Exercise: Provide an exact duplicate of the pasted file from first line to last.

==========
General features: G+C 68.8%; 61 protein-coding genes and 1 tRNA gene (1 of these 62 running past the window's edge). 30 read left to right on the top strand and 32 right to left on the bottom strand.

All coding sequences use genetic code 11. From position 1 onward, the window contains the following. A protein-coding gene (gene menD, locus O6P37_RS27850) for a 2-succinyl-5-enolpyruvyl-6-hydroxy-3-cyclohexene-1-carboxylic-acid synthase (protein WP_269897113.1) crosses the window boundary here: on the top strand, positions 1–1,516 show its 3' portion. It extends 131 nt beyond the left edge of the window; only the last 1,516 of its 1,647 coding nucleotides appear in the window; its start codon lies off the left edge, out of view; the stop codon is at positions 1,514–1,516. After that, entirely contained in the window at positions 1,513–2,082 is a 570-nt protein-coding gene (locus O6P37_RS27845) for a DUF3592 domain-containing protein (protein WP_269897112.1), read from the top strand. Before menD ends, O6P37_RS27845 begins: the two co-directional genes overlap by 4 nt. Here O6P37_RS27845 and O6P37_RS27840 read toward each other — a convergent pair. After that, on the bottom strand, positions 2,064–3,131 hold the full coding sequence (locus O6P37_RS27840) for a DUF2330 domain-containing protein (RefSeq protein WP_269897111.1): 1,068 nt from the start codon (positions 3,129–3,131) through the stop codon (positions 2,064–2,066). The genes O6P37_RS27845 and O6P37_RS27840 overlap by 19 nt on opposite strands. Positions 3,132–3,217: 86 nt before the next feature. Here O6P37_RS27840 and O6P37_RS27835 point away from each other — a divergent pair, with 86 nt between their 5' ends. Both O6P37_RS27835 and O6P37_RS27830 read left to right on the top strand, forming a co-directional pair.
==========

General features: G+C 68.8%; 61 protein-coding genes and 1 tRNA gene (1 of these 62 running past the window's edge). 30 read left to right on the top strand and 32 right to left on the bottom strand.

All coding sequences use genetic code 11. From position 1 onward, the window contains the following. A protein-coding gene (gene menD, locus O6P37_RS27850) for a 2-succinyl-5-enolpyruvyl-6-hydroxy-3-cyclohexene-1-carboxylic-acid synthase (protein WP_269897113.1) crosses the window boundary here: on the top strand, positions 1–1,516 show its 3' portion. It extends 131 nt beyond the left edge of the window; only the last 1,516 of its 1,647 coding nucleotides appear in the window; its start codon lies off the left edge, out of view; the stop codon is at positions 1,514–1,516. After that, entirely contained in the window at positions 1,513–2,082 is a 570-nt protein-coding gene (locus O6P37_RS27845) for a DUF3592 domain-containing protein (protein WP_269897112.1), read from the top strand. Before menD ends, O6P37_RS27845 begins: the two co-directional genes overlap by 4 nt. Here O6P37_RS27845 and O6P37_RS27840 read toward each other — a convergent pair. After that, on the bottom strand, positions 2,064–3,131 hold the full coding sequence (locus O6P37_RS27840) for a DUF2330 domain-containing protein (RefSeq protein WP_269897111.1): 1,068 nt from the start codon (positions 3,129–3,131) through the stop codon (positions 2,064–2,066). The genes O6P37_RS27845 and O6P37_RS27840 overlap by 19 nt on opposite strands. Positions 3,132–3,217: 86 nt before the next feature. Here O6P37_RS27840 and O6P37_RS27835 point away from each other — a divergent pair, with 86 nt between their 5' ends. Both O6P37_RS27835 and O6P37_RS27830 read left to right on the top strand, forming a co-directional pair.